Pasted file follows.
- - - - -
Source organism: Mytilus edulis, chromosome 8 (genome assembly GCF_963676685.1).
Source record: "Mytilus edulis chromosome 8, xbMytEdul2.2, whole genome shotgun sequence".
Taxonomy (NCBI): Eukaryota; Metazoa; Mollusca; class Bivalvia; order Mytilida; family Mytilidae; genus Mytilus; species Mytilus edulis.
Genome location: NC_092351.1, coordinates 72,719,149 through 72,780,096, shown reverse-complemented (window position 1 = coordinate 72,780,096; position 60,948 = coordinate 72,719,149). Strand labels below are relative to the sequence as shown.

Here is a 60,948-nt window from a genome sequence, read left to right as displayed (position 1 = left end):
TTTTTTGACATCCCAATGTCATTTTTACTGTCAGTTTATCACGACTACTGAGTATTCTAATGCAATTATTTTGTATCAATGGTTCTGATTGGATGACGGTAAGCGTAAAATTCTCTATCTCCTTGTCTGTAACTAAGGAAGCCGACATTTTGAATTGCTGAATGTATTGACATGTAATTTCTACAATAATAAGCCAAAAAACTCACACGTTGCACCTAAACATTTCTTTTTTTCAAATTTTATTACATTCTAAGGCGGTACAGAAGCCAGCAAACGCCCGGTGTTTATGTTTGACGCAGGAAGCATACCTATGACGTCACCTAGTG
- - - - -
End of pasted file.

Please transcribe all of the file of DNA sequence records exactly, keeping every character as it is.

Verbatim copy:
Source organism: Mytilus edulis, chromosome 8 (genome assembly GCF_963676685.1).
Source record: "Mytilus edulis chromosome 8, xbMytEdul2.2, whole genome shotgun sequence".
Taxonomy (NCBI): Eukaryota; Metazoa; Mollusca; class Bivalvia; order Mytilida; family Mytilidae; genus Mytilus; species Mytilus edulis.
Genome location: NC_092351.1, coordinates 72,719,149 through 72,780,096, shown reverse-complemented (window position 1 = coordinate 72,780,096; position 60,948 = coordinate 72,719,149). Strand labels below are relative to the sequence as shown.

Here is a 60,948-nt window from a genome sequence, read left to right as displayed (position 1 = left end):
TTTTTTGACATCCCAATGTCATTTTTACTGTCAGTTTATCACGACTACTGAGTATTCTAATGCAATTATTTTGTATCAATGGTTCTGATTGGATGACGGTAAGCGTAAAATTCTCTATCTCCTTGTCTGTAACTAAGGAAGCCGACATTTTGAATTGCTGAATGTATTGACATGTAATTTCTACAATAATAAGCCAAAAAACTCACACGTTGCACCTAAACATTTCTTTTTTTCAAATTTTATTACATTCTAAGGCGGTACAGAAGCCAGCAAACGCCCGGTGTTTATGTTTGACGCAGGAAGCATACCTATGACGTCACCTAGTG